Colombia elects the first left-wing president in a fierce runoff

BOGOTA: Colombia will be ruled by a left-wing president for the first time since former rebel Gustavo Peter won with difficulty millionaire real estate in the run-off election, which highlighted the disgust of the people of traditional politicians in the country.
Petro’s third attempt to win the presidency won 50.48% of the vote on Sunday, while political outsider Rodolfo Hernandez received 47.26%, according to the results published by the election authorities.
The election came as Colombians battled growing inequality, inflation and violence, factors that led voters in last month’s first round of elections to punish longtime ruling centrist and right-wing politicians and choose two outsiders for the run-off.
Peter’s victory in the third most populous nation in Latin America was more than a defeat by Hernandez. This puts an end to Colombia’s long condemnation of the left over its alleged links to the country in half a century of armed conflict. The newly elected president was once a rebel with the now-defunct M-19 movement and was granted amnesty after being jailed for his involvement in the group.
Petro called for unity during his victory speech Sunday night and handed an olive branch to some of his harshest critics, saying all opposition members would be welcome at the presidential palace “to discuss Colombia’s problems”.
“From this government that starts, there will never be political persecution or legal persecution, there will only be respect and dialogue,” he said, adding that he would listen to those who took up arms and “this silent majority of villagers, Radically population, women, young people. ”
The vote also means that for the first time, Colombia has a black woman as vice president. Petro’s candidate, Frances Marquez, 40, is a lawyer and environmental leader whose opposition to illegal mining has led to threats and a grenade attack in 2019.
Hernandez, whose campaign was based on fighting corruption, conceded defeat shortly after the results were announced.
“I accept the result, as it should be, if we want our institutions to be firm,” he said in a video on social media. “I sincerely hope this decision benefits everyone.”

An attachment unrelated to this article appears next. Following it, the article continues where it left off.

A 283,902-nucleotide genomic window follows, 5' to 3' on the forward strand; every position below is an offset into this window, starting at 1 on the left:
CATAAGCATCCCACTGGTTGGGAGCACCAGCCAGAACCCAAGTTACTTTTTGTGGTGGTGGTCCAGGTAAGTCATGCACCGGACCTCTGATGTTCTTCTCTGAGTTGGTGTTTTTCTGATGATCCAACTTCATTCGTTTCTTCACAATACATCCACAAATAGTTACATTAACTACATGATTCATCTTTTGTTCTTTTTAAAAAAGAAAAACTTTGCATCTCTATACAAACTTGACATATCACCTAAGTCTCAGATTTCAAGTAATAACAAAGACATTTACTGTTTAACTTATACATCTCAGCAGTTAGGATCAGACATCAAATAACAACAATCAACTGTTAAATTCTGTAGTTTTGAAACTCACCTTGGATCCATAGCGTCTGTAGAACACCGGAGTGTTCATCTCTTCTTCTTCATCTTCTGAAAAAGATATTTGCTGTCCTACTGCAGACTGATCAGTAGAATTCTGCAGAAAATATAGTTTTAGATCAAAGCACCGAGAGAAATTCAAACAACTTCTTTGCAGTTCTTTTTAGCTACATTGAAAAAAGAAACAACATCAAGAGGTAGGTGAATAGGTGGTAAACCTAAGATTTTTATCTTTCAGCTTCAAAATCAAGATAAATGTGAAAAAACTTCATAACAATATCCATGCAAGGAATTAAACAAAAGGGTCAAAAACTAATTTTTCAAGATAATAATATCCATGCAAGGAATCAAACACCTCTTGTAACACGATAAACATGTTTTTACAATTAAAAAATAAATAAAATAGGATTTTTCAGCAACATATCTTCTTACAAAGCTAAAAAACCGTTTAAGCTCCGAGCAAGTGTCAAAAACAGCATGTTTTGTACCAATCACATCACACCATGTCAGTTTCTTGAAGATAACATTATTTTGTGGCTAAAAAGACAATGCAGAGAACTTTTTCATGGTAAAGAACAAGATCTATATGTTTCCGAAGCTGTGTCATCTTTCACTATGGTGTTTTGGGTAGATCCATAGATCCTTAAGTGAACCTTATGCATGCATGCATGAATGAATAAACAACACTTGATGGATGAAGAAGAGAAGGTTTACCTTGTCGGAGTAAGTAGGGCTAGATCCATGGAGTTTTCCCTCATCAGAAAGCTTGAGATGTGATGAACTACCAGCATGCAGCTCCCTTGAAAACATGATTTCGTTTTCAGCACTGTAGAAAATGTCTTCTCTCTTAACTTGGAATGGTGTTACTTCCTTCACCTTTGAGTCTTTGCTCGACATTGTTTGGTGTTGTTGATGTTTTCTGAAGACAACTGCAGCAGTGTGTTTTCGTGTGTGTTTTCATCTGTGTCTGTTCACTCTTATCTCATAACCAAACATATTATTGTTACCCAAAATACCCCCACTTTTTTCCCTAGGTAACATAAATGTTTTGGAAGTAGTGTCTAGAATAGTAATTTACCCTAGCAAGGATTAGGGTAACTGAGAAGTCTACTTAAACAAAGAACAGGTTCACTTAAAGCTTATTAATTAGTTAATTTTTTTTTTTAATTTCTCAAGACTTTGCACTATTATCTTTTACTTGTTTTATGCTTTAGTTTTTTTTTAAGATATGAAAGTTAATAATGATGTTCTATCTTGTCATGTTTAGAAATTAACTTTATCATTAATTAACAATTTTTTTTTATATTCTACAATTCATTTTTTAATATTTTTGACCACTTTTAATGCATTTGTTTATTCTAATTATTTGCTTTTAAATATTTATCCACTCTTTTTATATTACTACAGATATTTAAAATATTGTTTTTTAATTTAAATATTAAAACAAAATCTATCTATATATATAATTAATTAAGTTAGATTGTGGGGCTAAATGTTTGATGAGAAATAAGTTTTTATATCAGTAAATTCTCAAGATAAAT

Petro’s show was the last left-wing political victory in Latin America, fueled by voters’ desire for change. Chile, Peru and Honduras have elected left-wing presidents in 2021, and in Brazil, former president Luis Inácio Lula da Silva is leading the polls for this year’s presidential election.
But the results were an immediate cause for concern for some voters, whose closest mention of the left-wing government is troubled neighboring Venezuela.
“We hope that Mr. Gustavo Petro is in line with what his government plan says, that he is leading this country to the greatness we need so much, and that (he) is stopping corruption, ”said Karin Ardila Garcia, a Hernandez supporter in the north-central city of Bucaramanga. “That it does not lead to communism, to socialism, to a war in which they continue to kill us in Colombia. … (H) e does not lead us to another Venezuela, Cuba, Argentina, Chile. ”
About 21.6 million of the 39 million eligible voters voted on Sunday. Abstinence is over 40% of every 1990 presidential election.
The 62-year-old Petro will be officially announced the winner after an official census, which will take several days. Historically, the preliminary results coincide with the final ones.
Several heads of state greeted Peter on Sunday. So did the fierce critic, former President Alvaro Uribe, who remains a central figure in Colombian politics.
Pre-run-off polls have shown that Peter and Hernandez – both former mayors – are in a tough race as they led four other candidates in the May 29th primary. Neither of them received enough votes to win decisively and headed for the runoff.
Peter won 40% of the vote in the initial round and Hernandez 28%, but the gap narrowed quickly as Hernandez began to attract so-called anti-Petrista voters.
Petro proposed ambitious pension, tax, health and agricultural reforms and changes in the way Colombia fights drug cartels and other armed groups. But it will be difficult for him to keep his promises, as there is no majority in Congress, which is key to reform.
“People who support him have high hopes and will probably be disappointed pretty quickly when he can’t move things right away,” said Adam Isaacson, a Columbia expert in Washington office for the Latin American think tank.
“I think you may encounter a situation where he either has to make some deals and give up a lot of his programs just to accept some things, or the whole country can be blocked,” Isakson added.
Petro is ready to resume diplomatic relations with Venezuela, which were suspended in 2019. He also wants to make changes in Colombia’s relations with the United States by seeking a renegotiation of a free trade agreement and new ways to combat drug trafficking.
U.S. Secretary of State Anthony Blinken said in a statement that Biden the administration expects to work with Petro.
Surveys show that most Colombians believe the country is moving in the wrong direction and disapprove of President Ivan Duque, who was not eligible to run for re-election. The pandemic has delayed the country’s efforts to fight poverty for at least a decade. Official figures show that 39% of Colombians lived on less than $ 89 a month last year.
“Rejecting politics as usual is a reflection of the fact that people are fed up with the same people as always,” said Natalie Ameskita, a 26-year-old civil engineer waiting to vote. “We need to create more social change. Many people in the country are not in the best of shape.”
But even the two outsiders left her cold. She said she would run a blank ballot: “I don’t like either candidate. … Neither of them seems like a good person to me.”

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